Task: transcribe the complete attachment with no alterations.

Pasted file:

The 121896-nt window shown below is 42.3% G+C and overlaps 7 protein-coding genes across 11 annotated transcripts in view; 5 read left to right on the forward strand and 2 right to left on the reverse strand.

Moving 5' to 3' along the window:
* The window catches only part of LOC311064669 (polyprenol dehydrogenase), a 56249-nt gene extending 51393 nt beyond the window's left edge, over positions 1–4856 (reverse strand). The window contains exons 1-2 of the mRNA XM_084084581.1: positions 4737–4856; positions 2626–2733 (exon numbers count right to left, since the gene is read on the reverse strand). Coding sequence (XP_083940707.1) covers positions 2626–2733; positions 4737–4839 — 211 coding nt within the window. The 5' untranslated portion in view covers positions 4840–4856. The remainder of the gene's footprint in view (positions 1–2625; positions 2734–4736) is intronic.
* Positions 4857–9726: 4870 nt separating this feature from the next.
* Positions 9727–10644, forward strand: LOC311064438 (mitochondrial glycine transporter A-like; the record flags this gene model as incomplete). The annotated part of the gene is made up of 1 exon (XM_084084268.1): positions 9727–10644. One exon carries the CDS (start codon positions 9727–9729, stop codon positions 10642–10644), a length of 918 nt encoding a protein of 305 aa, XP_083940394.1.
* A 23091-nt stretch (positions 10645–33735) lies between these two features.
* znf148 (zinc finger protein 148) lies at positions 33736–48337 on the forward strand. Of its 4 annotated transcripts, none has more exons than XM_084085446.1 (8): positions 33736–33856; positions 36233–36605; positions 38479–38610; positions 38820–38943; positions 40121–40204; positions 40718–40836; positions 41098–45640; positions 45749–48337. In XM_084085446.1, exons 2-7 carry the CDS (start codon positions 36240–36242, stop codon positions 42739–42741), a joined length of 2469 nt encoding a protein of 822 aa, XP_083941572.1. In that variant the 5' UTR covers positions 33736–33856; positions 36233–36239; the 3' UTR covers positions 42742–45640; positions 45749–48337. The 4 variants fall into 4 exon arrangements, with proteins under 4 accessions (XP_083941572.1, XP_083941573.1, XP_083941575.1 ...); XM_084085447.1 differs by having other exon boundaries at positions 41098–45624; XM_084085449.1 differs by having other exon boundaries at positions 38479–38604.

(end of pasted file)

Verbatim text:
The 121896-nt window shown below is 42.3% G+C and overlaps 7 protein-coding genes across 11 annotated transcripts in view; 5 read left to right on the forward strand and 2 right to left on the reverse strand.

Moving 5' to 3' along the window:
* The window catches only part of LOC311064669 (polyprenol dehydrogenase), a 56249-nt gene extending 51393 nt beyond the window's left edge, over positions 1–4856 (reverse strand). The window contains exons 1-2 of the mRNA XM_084084581.1: positions 4737–4856; positions 2626–2733 (exon numbers count right to left, since the gene is read on the reverse strand). Coding sequence (XP_083940707.1) covers positions 2626–2733; positions 4737–4839 — 211 coding nt within the window. The 5' untranslated portion in view covers positions 4840–4856. The remainder of the gene's footprint in view (positions 1–2625; positions 2734–4736) is intronic.
* Positions 4857–9726: 4870 nt separating this feature from the next.
* Positions 9727–10644, forward strand: LOC311064438 (mitochondrial glycine transporter A-like; the record flags this gene model as incomplete). The annotated part of the gene is made up of 1 exon (XM_084084268.1): positions 9727–10644. One exon carries the CDS (start codon positions 9727–9729, stop codon positions 10642–10644), a length of 918 nt encoding a protein of 305 aa, XP_083940394.1.
* A 23091-nt stretch (positions 10645–33735) lies between these two features.
* znf148 (zinc finger protein 148) lies at positions 33736–48337 on the forward strand. Of its 4 annotated transcripts, none has more exons than XM_084085446.1 (8): positions 33736–33856; positions 36233–36605; positions 38479–38610; positions 38820–38943; positions 40121–40204; positions 40718–40836; positions 41098–45640; positions 45749–48337. In XM_084085446.1, exons 2-7 carry the CDS (start codon positions 36240–36242, stop codon positions 42739–42741), a joined length of 2469 nt encoding a protein of 822 aa, XP_083941572.1. In that variant the 5' UTR covers positions 33736–33856; positions 36233–36239; the 3' UTR covers positions 42742–45640; positions 45749–48337. The 4 variants fall into 4 exon arrangements, with proteins under 4 accessions (XP_083941572.1, XP_083941573.1, XP_083941575.1 ...); XM_084085447.1 differs by having other exon boundaries at positions 41098–45624; XM_084085449.1 differs by having other exon boundaries at positions 38479–38604.